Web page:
AmCham EU

The Transatlantic Economy 2021 report demonstrates the fundamental importance of the two sides of the Atlantic for the global economy. Even with the hit from the coronavirus and much talk of de-globalisation, the United States and Europe remain deeply intertwined. Consumers and producers, workers and companies, citizens, and their governments on both sides of the Atlantic directly benefit from the deep integrative forces that bind the United States and Europe together.

The US: Still the EU’s biggest trade partner

Amid reports that China has overtaken the US as Europe’s most important trading partner, it bears repeating that a trade relationship counts for more than trade in tangible goods. While it is true that China’s trade in goods with the EU stood at €568 billion in 2020, versus the US’ €555 billion goods trade with the EU, this is just one metric of a trade relationship. When adding trade in services to the picture, the EU-US trade relationship jumps to €950 billion in 2020, versus EU-China total trade of €657 billion. However, in today’s deeply interconnected global economy, trade flows barely scratch the surface of the deep transatlantic economic ties.

How to measure the transatlantic partnership?

It is investment and the activities of foreign affiliates, not trade, that drives U.S.- European commerce. The largest commercial relationship in the world stretches across the Atlantic. Total transatlantic foreign affiliate sales were estimated at $6.2 trillion in 2019, easily ranking as the top commercial artery in the world on account of the thick investment ties between the two parties.

When accounting for gross product of foreign affiliates; assets of foreign affiliates; affiliate employment; research and development spending of foreign affiliates; intra-firm trade of foreign affiliates; foreign affiliate sales; foreign affiliate profits; and transatlantic services trade, there can be no doubt as to the significance of the transatlantic partnership to the global economy. As the report’s authors write: US and European commercial ties with each other are like a 12-lane Autobahn.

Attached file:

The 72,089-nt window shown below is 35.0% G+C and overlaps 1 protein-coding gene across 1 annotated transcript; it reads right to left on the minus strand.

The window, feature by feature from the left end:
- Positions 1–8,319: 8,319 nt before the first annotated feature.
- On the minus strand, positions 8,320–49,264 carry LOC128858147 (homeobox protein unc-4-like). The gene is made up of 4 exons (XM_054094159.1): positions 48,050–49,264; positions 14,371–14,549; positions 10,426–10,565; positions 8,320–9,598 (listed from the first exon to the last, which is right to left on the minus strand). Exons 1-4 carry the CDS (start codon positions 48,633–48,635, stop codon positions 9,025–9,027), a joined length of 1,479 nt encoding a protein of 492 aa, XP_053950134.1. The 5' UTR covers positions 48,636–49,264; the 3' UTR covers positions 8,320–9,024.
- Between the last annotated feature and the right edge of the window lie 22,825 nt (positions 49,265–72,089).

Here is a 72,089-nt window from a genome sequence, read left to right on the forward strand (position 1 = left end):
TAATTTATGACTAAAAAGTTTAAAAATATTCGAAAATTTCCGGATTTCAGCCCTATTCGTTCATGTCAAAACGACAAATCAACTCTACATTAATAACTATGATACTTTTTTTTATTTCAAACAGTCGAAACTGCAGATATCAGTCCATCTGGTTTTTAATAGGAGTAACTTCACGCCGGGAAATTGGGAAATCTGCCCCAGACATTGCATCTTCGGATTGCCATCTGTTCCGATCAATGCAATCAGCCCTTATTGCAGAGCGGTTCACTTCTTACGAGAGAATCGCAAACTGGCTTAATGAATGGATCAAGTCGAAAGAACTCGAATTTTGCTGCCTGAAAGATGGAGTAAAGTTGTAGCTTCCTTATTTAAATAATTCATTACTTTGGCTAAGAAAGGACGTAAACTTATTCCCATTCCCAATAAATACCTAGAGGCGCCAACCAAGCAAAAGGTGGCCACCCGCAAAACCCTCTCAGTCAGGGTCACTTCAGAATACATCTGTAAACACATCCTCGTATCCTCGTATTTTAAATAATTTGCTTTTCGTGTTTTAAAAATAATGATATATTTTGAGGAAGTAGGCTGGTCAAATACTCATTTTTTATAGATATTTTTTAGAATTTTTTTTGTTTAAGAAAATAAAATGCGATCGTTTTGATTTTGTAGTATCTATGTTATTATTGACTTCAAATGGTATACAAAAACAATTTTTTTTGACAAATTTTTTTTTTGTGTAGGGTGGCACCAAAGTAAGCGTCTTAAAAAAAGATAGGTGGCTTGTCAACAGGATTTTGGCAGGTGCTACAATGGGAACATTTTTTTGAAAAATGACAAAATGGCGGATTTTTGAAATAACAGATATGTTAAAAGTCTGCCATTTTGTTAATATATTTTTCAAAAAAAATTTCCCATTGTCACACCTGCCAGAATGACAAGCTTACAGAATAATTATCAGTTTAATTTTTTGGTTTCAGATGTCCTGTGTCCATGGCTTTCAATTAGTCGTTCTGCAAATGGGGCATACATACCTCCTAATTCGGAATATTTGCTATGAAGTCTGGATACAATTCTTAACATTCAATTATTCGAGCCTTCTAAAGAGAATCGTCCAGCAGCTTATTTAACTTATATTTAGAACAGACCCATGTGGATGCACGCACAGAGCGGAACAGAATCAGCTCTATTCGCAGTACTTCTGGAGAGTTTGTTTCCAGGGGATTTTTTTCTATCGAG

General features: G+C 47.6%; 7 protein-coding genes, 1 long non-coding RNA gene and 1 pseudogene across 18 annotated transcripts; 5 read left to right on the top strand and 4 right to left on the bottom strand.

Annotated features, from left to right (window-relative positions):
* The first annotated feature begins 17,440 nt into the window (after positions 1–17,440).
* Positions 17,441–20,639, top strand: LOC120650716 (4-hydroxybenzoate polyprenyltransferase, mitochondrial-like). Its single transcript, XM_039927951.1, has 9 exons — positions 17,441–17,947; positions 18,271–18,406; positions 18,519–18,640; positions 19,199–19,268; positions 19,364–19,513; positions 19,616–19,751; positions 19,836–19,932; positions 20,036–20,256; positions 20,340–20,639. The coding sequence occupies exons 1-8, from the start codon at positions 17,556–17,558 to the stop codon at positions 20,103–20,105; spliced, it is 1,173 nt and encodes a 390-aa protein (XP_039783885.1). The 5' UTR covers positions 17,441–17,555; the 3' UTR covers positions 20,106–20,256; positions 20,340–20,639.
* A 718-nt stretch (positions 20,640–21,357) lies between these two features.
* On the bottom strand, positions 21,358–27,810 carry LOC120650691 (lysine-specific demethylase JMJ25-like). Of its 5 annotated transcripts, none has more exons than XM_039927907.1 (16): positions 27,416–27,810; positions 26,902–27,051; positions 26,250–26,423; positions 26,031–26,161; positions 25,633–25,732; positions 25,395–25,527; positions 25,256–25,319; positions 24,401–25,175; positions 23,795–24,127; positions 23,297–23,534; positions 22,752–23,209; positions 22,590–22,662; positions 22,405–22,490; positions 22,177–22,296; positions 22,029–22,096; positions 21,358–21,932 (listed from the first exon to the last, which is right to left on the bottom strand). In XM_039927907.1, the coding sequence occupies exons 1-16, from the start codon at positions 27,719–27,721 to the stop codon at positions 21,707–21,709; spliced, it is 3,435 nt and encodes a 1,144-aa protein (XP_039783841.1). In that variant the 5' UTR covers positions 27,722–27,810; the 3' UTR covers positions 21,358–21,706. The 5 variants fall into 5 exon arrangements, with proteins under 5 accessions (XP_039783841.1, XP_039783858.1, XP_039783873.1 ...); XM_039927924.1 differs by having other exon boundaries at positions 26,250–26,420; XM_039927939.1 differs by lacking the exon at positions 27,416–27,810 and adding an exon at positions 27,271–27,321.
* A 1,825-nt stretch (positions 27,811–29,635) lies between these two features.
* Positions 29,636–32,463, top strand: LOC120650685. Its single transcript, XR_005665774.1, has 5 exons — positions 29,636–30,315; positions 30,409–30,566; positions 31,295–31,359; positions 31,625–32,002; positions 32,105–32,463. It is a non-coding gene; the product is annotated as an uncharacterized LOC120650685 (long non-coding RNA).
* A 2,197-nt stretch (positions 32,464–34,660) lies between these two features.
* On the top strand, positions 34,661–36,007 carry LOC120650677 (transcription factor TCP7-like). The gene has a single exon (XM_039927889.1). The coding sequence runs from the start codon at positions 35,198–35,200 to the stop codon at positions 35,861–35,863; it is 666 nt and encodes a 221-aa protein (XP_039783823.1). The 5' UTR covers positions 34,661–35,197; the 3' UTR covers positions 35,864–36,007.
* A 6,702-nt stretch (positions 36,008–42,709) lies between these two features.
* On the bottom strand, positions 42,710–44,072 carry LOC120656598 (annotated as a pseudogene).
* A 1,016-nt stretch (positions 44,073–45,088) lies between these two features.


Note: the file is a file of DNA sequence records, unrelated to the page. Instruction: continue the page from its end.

• US and European exports taken together account for 27% of global exports. US and European imports represent 32% of the world total. By comparison, the regions accounted for 61% of inward FDI stock and 64% of outward FDI stock.
  • The combined output of transatlantic foreign affiliates of over $1.4 trillion is more than the output of the countries of Australia, Spain and Mexico.
  • US foreign affiliates directly employ 4.9 million workers in Europe. European affiliates in the United States directly employ 5 million workers.
  • US affiliates spend $33 billion on research and development in Europe. That is 56% of all R&D spending abroad by US companies. European affiliates in the US spend $45 billion on R&D.
  • Intra-firm trade makes up the majority of US-EU trade flows: 63% of US imports from Europe came from European affiliates of US companies.
  • Affiliate sales, not exports, are the primary means by which US firms deliver goods and services to global customers. Foreign affiliates of US firms made sales of $7 trillion across the globe in 2019. Europe accounted for 50% of these sales – making Europe the biggest customer of US affiliates.
  • US services exports to Europe reached a record $345 billion in 2019.

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